Music Has the Right to ChildrenEducationReviews
“Film is the medium to express my feelings about music.” – Norman McLaren
Our sense of hearing is essential to our everyday lives, yet the rich world of sound that surrounds us is often ignored. We are immersed in a steady stream of audio information that frequently goes unnoticed. For educators taking a multimedia approach to teaching, sound can be an invaluable tool, and one that is easy to record, create, share and manipulate. It can cross cultural and linguistic boundaries and be used to tell stories and evoke moods as well as new and exciting worlds. Whether employed on its own or combined with other mediums, sound is an excellent means of teaching alternative ways of storytelling.
One standout example of the inventive use of sound has a strong NFB connection: the work of electronic music duo Boards of Canada, made up of brothers Michael Sandison and Marcus Eoin, who started making music together as children. Their family moved from northern Scotland to Alberta and back again, and their music conjures images of the imposing landscapes of these two places while also eclectically incorporating the sounds of local public television.
NFB 16mm educational documentaries had such a big influence on their music that the band paid homage to the Board through its very name (we’ve returned the favour with the quirky title of this blog, which is borrowed from their debut album). According to the band: “Yes, the NFB films were one of our influences when we were younger. The thing about the older films is that the quality of picture and soundtrack wasn’t perfect, it was grainy and wobbly. We used to record compositions on cheap tapes which gave a similar rough quality, and we’ve always returned to that sound because it feels personal and nostalgic.” Indeed, their work, which spans a period of 25 years, is filled with raw, lo-fi samples and audio clips. The song “Pete Standing Alone” (which takes its title from an NFB documentary trilogy) showcases this approach to music making.
Norman McLaren shares both his Scottish roots and NFB connection with Boards of Canada. A visionary in the field of animation, McLaren won the NFB’s first Oscar in the form and earned over 200 awards throughout his career. Although he received prestigious honours for his animation, McLaren is also an important pioneer in sound manipulation and electronic music. Music was a central love in McLaren’s life and work. He claimed that more than half of his films attempted to capture the spirit of music, commenting that “some of the pieces I heard excited me so much I wanted to express them visually.” In the late 1930s, he accidentally found that he could make music by drawing directly onto the soundtrack area of the film strip; he called this new tool for generating sound synthetic or animated sound. Extensive experimentation led him to discover that scratching patterns onto the soundtrack area offered a means of creating “electronic music.” Examples of this technique can be seen (and heard) in the short films Synchromy and Mosaic.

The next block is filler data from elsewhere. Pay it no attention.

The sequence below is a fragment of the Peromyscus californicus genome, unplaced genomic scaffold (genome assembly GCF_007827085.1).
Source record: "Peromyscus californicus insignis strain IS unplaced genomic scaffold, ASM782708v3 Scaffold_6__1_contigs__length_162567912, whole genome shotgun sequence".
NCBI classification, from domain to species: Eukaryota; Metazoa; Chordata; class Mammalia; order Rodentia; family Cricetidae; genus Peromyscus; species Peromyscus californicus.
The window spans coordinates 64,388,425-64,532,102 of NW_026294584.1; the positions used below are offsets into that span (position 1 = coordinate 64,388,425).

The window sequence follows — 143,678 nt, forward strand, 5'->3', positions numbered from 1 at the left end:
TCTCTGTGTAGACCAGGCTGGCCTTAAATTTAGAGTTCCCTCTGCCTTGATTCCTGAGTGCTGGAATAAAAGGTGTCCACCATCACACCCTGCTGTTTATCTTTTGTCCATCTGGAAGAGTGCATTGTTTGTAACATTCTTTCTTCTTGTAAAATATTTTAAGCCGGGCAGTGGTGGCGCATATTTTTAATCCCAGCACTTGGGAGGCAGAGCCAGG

It is easy to detect the influence of McLaren’s playful electronic sounds in the music of Boards of Canada. And although they no longer live in Canada, the Scottish brothers often give a nod to their childhood home. The duo’s six-track concept EP, Trans Canada Highway, begs to be the soundtrack of a road trip across this vast country. The group’s sound has a strong connection to film as well: from their synthetic tape-loop sounds to scrambled vocal samples pulled from documentaries, their work evokes vintage, decaying films of deserted landscapes. Their first official video, “Dayvan Cowboy,” appears to have been compiled from found documentary footage. It could also be argued that the beginning of the video was inspired by This Is a Recorded Message, yet another NFB film. And their seminal debut album features tracks with links to NFB films, such as “Kaini Industries,” a reference to the Kainai, or Blood Tribe, First Nations of southern Alberta, of which NFB documentary subject Pete Standing Alone was a member.
Students should consider sound to be a central component of their film or media projects. Educators can introduce students to the notion that sound and image go hand in hand, and that one can inspire the other. A trip through McLaren’s filmography will reveal how much of a role music played in his films, which in turn influenced one of the most respected electronic music bands. Educators who want to take a multimedia approach to music, geography, technology or social studies courses may consider incorporating works by McLaren and Boards of Canada into their curriculum. It would be a great way to introduce their students to field recordings, soundscapes and acoustic ecology.
Here are some ideas for other audio projects:
Project A: Educators demonstrate how to capture audio with a digital recorder. Students can then collect sounds and build their own soundscapes.
Project B: Students can create audio documentary stories featuring interviews, narration and ambient sound.
Project C: Students can create a video collage or animation to accompany a song.
Project D: Students can use still images to tell a story contained within a song, or use cut-outs as in This Is a Recorded Message.
How do these projects fit in with the Canadian curriculum? Students will learn to explore and experiment with various kinds of audio and found sounds, as well as present and share their projects with others. The integration of still and video photography, sound recordings, and other digital technologies into the arts curriculum is also integral to learning expectations.
Additional resources, tools and software:
Good luck with your projects, and maybe we’ll see your students pioneering techniques of their own!
– Dan Thornhill, NFB Education Technical Coordinator, and Luke Richards, PhD Student & Research Assistant at University of Victoria